Baby Name of the Day: Nan

She’s as simple as Mae, as retro as Nell.

Thanks to Nan for suggesting her own appellation for Baby Name of the Day.

The regal, saintly Ann was once among the most common names given to women, along with the français Anne and Latinate Anna. So was Annis, a medieval English version of Agnes. The most popular version varied depending on the country and the century, but at different points, there were plenty of women wearing some version of Ann.

Queue the nicknames.

But how do you wrest a nickname from a single-syllable, three or four letter name? There’s Annie, of course. But other languages take a different approach. They use diminutive suffixes, creating elaborations like Anita and Annette.

In Ann’s case, the phrase “Mon Anne” or “Mine Ann” yielded yet another option. Say “Mon Anne” five times fast and you’ll hear the nickname hiding within – moNANne.

Other options included Nancy and Nanon, and, of course, over time Nan became a nickname for the Nan- names, too. 1925’s musical comedy No, No, Nanette became a movie – twice – and inspired parents. Nanette ranked in the US Top 1000 every year from 1925 into the mid-1970s.

On her own, Nan ranked in the US Top 1000 every year from 1880 through 1962. The Bobbsey Twins – a long-running series of children’s stories written by the same group behind the Nancy Drew novels – included not one, but two sets of twins: Freddie and Flossie, and Burt and Nan. Since they were first published in 1904, it seems likely that Nan was her given name. (You can read an early version of the original story here.)

More recently, there’s:

  • Nan Flanagan, the smooth-talking publicist for the American Vampire League on HBO’s True Blood;
  • In the 1920s, Nan Britton kick-started a genre with her scandalous tell-all memoir about her affair with President Warren G. Harding;
  • Actress Nan Martin’s career spanned the 1950s into the early 2000s. Her roles ranged from a chum of The Golden Girls to Freddy Kreuger’s mom in the Nightmare on Elm Street franchise;
  • Nan Kempner was a New York City socialite known for making the best dressed list. She raised mad money for worthy causes, too.

There’s also King Nan. Yup, in Chinese, Nan is a masculine moniker, as worn by King Nan of Zhou, who reigned around 200 BC.

If you’ve named your daughter Anna – or even Hannah – and feel the need for a nickname, Nan is a great choice. But she also – almost – stands on her own, as a spare, simple, but elegant option.

If you’re worried that Nell is the next big thing, Nan might be one to consider.

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20 Comments

There is also Anthea “Nan” Harding (not to be confused with the aforementioned or their daughter) from Louisa May Alcott’s book Little Men (a continuation of Little Women) who was a doctor-career-dreaming Victorian girl in a time when females we’re at most nurses.

“Mon Anne” is “My Ann” not “Mine Ann”, “mine” being “la mienne/le mien” (depending on whether what you are referring to has a female or male connotation. But good post otherwise.

My name is Nan, born in Wales and moved to the UK. I really wished I had changed it, it’s my biggest regret. It’s a very hard name to live with.

My full name is “Nan” too. Glad to hear I am not alone. I am always having to convince people that it is not short for anything.

? it although my octogenarian Nan/Nanny is still very much around and it wouldn’t work. I may or may not refer to my youngest as the redundant Little Nan occasionally. Her middles, Anne Juniper, can be seen as a subtle nod to Nan June (as well as being another familial honorific).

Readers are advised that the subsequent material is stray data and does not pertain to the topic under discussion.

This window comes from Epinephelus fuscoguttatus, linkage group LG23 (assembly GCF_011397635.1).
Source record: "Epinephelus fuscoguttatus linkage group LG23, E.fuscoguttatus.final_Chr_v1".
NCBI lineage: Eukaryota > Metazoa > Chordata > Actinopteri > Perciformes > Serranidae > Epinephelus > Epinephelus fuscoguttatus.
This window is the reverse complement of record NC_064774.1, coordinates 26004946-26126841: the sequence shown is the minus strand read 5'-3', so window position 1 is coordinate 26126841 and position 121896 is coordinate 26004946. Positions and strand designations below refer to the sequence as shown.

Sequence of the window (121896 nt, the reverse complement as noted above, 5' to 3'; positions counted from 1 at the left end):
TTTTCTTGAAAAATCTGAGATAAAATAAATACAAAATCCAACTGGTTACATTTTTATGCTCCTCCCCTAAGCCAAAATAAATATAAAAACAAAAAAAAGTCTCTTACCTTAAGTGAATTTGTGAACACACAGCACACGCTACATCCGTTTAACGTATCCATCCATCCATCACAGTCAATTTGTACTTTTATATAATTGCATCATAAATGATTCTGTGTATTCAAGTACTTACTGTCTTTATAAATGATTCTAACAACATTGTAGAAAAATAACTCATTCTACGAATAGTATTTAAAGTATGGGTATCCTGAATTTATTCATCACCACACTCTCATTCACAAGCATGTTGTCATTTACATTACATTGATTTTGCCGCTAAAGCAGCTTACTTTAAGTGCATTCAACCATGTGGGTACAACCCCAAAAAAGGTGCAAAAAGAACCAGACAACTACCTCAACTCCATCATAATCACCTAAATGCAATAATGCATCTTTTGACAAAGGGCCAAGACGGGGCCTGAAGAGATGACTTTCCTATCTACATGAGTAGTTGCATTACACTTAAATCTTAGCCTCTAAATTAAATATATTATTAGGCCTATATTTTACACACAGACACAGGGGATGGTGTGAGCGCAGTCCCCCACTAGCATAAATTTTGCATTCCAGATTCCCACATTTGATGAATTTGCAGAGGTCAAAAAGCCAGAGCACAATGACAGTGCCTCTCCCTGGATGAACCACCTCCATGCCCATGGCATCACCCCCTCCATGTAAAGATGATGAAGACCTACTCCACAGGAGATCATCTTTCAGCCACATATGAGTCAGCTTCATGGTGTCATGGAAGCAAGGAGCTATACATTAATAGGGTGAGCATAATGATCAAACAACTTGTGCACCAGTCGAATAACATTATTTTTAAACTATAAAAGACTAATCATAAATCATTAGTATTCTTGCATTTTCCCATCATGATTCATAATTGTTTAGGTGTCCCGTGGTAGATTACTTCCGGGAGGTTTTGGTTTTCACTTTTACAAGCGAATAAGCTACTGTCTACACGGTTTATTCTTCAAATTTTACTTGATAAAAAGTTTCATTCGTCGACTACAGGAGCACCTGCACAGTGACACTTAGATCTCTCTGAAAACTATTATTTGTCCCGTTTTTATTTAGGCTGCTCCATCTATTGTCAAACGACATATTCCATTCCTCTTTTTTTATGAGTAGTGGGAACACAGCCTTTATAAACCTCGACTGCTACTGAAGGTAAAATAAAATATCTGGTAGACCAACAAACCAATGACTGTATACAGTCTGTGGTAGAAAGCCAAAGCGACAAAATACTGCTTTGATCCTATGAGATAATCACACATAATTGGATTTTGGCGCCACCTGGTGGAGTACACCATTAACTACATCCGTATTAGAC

I love Nell too. It’s FAR more serviceable and was a first name (and middle name) consideration.

Funny about the grandma thing. I thought of naming my 2nd girl Zadie, but then realized that it is Yiddish for Gramps! We’re not Jewish, but it still seemed too odd.

*tucks that info away*’

I saw Zadie recently in an Australian BA, I’m sure of it.

I think I know more people here in NZ that refer to their grandmothers as Nan/Nanny/Nana/Nanna than grandma/granny etc. I guess if a Kiwi wanted an uncommon, refreshing, extremely vintage name that was also highly problematic, maybe laughable and confusing to most, Nan would be it.

The alternative Nancy is safer.

Ditto.

My gramma was a Nancy, called Nanny by the other grandkids [she was ALWAYS Gramma to me!]. So Nanny seems like another term for grandmother, rather than a proper name/nickname.

Charlotte Vera – you beat me to it! It’s a nice, short palindrome name…similar to Ava I suppose, but with only one syllable.

CV – did you notice that she gave her twin girls reversed names…maybe as a way to feel better about her own red-headed childhood.

In the Anne of Green Gables sequels, Anne and Gilbert have twins named Anne and Diana, but called Nan and Di. The name itself does seem a little too nickname-ish for me, although it is a pretty nickname.

I had a Nana but we never called her Nan. I like Nan as a nickname for all the names you mentioned, but it seems too spare for a given name.

Another Nan is the name of the goat in Tammy And The Bachelor, starring Debbie Reynolds and Leslie Nielsen.

I don’t hear that so much in the US, but Nana, yes – it was actually what we called my great-grandmother, Anna, to distinguish her from her daughter. It must be fairly common, because there are always Mother’s Day cards for “Nana” on the rack.

Anyone else have a Nan? I guess if you do, it makes the idea of naming a newborn Nan almost impossible.

My kids have a Nan/Nana (Nan is the short version, as previously mentioned)… yeah, it pretty much does the name in… it’s all grandma for me.

Yeah, it’s too close to ‘Grandma’ for me. I personally called my grandmas “Nanna”, but have heard many Brits say “Nan”.

There’s a Star Trek: DS9 actress called Nana Visitor and I always found Nana very unusual for a first name.